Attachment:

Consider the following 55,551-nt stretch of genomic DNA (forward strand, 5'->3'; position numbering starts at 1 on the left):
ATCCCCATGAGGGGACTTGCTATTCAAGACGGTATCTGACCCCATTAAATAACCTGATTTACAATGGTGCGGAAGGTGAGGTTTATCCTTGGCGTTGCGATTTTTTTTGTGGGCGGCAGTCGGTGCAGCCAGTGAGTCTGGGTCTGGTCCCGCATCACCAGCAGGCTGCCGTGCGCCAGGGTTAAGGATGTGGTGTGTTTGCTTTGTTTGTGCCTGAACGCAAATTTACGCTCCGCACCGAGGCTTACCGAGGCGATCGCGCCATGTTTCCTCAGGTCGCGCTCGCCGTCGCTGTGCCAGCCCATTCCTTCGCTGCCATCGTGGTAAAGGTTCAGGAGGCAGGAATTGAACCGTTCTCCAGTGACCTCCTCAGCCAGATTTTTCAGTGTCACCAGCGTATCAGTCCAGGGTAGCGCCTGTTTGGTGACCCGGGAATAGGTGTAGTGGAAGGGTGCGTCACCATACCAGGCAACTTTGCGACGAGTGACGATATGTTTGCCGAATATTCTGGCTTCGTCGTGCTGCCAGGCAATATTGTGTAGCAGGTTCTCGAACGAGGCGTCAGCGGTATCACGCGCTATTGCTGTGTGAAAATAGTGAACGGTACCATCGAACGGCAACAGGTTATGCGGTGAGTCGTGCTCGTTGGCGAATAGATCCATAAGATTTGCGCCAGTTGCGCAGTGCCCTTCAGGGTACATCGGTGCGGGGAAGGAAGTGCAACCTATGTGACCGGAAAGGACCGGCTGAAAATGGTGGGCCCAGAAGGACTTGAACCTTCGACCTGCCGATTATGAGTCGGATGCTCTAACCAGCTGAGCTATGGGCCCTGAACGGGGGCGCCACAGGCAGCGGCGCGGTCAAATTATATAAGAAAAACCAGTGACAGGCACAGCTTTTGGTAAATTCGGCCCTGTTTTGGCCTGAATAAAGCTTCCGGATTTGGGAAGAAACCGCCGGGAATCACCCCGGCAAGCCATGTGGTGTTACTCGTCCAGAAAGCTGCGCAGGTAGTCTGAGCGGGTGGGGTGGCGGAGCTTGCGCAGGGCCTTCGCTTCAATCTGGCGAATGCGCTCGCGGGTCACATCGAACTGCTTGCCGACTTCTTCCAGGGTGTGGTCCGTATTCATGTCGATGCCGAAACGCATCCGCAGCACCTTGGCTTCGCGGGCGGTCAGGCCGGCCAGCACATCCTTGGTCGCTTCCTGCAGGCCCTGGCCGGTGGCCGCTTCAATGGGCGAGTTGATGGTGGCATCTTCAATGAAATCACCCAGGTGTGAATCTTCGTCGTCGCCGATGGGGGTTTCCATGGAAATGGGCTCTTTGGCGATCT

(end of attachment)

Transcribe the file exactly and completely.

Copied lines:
Consider the following 55,551-nt stretch of genomic DNA (forward strand, 5'->3'; position numbering starts at 1 on the left):
ATCCCCATGAGGGGACTTGCTATTCAAGACGGTATCTGACCCCATTAAATAACCTGATTTACAATGGTGCGGAAGGTGAGGTTTATCCTTGGCGTTGCGATTTTTTTTGTGGGCGGCAGTCGGTGCAGCCAGTGAGTCTGGGTCTGGTCCCGCATCACCAGCAGGCTGCCGTGCGCCAGGGTTAAGGATGTGGTGTGTTTGCTTTGTTTGTGCCTGAACGCAAATTTACGCTCCGCACCGAGGCTTACCGAGGCGATCGCGCCATGTTTCCTCAGGTCGCGCTCGCCGTCGCTGTGCCAGCCCATTCCTTCGCTGCCATCGTGGTAAAGGTTCAGGAGGCAGGAATTGAACCGTTCTCCAGTGACCTCCTCAGCCAGATTTTTCAGTGTCACCAGCGTATCAGTCCAGGGTAGCGCCTGTTTGGTGACCCGGGAATAGGTGTAGTGGAAGGGTGCGTCACCATACCAGGCAACTTTGCGACGAGTGACGATATGTTTGCCGAATATTCTGGCTTCGTCGTGCTGCCAGGCAATATTGTGTAGCAGGTTCTCGAACGAGGCGTCAGCGGTATCACGCGCTATTGCTGTGTGAAAATAGTGAACGGTACCATCGAACGGCAACAGGTTATGCGGTGAGTCGTGCTCGTTGGCGAATAGATCCATAAGATTTGCGCCAGTTGCGCAGTGCCCTTCAGGGTACATCGGTGCGGGGAAGGAAGTGCAACCTATGTGACCGGAAAGGACCGGCTGAAAATGGTGGGCCCAGAAGGACTTGAACCTTCGACCTGCCGATTATGAGTCGGATGCTCTAACCAGCTGAGCTATGGGCCCTGAACGGGGGCGCCACAGGCAGCGGCGCGGTCAAATTATATAAGAAAAACCAGTGACAGGCACAGCTTTTGGTAAATTCGGCCCTGTTTTGGCCTGAATAAAGCTTCCGGATTTGGGAAGAAACCGCCGGGAATCACCCCGGCAAGCCATGTGGTGTTACTCGTCCAGAAAGCTGCGCAGGTAGTCTGAGCGGGTGGGGTGGCGGAGCTTGCGCAGGGCCTTCGCTTCAATCTGGCGAATGCGCTCGCGGGTCACATCGAACTGCTTGCCGACTTCTTCCAGGGTGTGGTCCGTATTCATGTCGATGCCGAAACGCATCCGCAGCACCTTGGCTTCGCGGGCGGTCAGGCCGGCCAGCACATCCTTGGTCGCTTCCTGCAGGCCCTGGCCGGTGGCCGCTTCAATGGGCGAGTTGATGGTGGCATCTTCAATGAAATCACCCAGGTGTGAATCTTCGTCGTCGCCGATGGGGGTTTCCATGGAAATGGGCTCTTTGGCGATCT